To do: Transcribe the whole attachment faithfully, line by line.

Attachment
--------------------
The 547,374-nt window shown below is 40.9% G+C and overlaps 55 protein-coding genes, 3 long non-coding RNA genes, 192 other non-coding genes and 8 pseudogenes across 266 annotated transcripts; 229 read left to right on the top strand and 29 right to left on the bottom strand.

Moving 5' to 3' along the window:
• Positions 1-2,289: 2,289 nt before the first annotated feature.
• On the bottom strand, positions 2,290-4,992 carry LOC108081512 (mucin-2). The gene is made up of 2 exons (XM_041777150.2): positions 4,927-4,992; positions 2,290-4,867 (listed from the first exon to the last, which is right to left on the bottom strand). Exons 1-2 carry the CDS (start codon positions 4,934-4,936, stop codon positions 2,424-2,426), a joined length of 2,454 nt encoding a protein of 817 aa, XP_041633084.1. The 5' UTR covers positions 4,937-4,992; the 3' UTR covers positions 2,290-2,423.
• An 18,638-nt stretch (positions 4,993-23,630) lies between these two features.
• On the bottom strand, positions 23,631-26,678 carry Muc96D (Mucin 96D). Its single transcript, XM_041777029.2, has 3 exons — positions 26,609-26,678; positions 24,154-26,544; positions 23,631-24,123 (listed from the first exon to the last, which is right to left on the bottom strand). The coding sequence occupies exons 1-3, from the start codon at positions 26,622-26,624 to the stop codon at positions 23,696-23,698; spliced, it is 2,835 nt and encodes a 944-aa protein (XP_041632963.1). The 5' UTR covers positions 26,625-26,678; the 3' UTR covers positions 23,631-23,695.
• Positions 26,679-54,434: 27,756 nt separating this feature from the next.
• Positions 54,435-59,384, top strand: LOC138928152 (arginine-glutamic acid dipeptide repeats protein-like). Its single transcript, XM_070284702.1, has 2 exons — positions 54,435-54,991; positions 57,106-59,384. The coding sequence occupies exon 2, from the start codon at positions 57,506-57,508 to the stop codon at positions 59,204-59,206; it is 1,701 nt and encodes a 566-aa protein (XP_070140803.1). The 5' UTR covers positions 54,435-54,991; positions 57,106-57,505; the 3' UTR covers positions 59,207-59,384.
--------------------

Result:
The 547,374-nt window shown below is 40.9% G+C and overlaps 55 protein-coding genes, 3 long non-coding RNA genes, 192 other non-coding genes and 8 pseudogenes across 266 annotated transcripts; 229 read left to right on the top strand and 29 right to left on the bottom strand.

Moving 5' to 3' along the window:
• Positions 1-2,289: 2,289 nt before the first annotated feature.
• On the bottom strand, positions 2,290-4,992 carry LOC108081512 (mucin-2). The gene is made up of 2 exons (XM_041777150.2): positions 4,927-4,992; positions 2,290-4,867 (listed from the first exon to the last, which is right to left on the bottom strand). Exons 1-2 carry the CDS (start codon positions 4,934-4,936, stop codon positions 2,424-2,426), a joined length of 2,454 nt encoding a protein of 817 aa, XP_041633084.1. The 5' UTR covers positions 4,937-4,992; the 3' UTR covers positions 2,290-2,423.
• An 18,638-nt stretch (positions 4,993-23,630) lies between these two features.
• On the bottom strand, positions 23,631-26,678 carry Muc96D (Mucin 96D). Its single transcript, XM_041777029.2, has 3 exons — positions 26,609-26,678; positions 24,154-26,544; positions 23,631-24,123 (listed from the first exon to the last, which is right to left on the bottom strand). The coding sequence occupies exons 1-3, from the start codon at positions 26,622-26,624 to the stop codon at positions 23,696-23,698; spliced, it is 2,835 nt and encodes a 944-aa protein (XP_041632963.1). The 5' UTR covers positions 26,625-26,678; the 3' UTR covers positions 23,631-23,695.
• Positions 26,679-54,434: 27,756 nt separating this feature from the next.
• Positions 54,435-59,384, top strand: LOC138928152 (arginine-glutamic acid dipeptide repeats protein-like). Its single transcript, XM_070284702.1, has 2 exons — positions 54,435-54,991; positions 57,106-59,384. The coding sequence occupies exon 2, from the start codon at positions 57,506-57,508 to the stop codon at positions 59,204-59,206; it is 1,701 nt and encodes a 566-aa protein (XP_070140803.1). The 5' UTR covers positions 54,435-54,991; positions 57,106-57,505; the 3' UTR covers positions 59,207-59,384.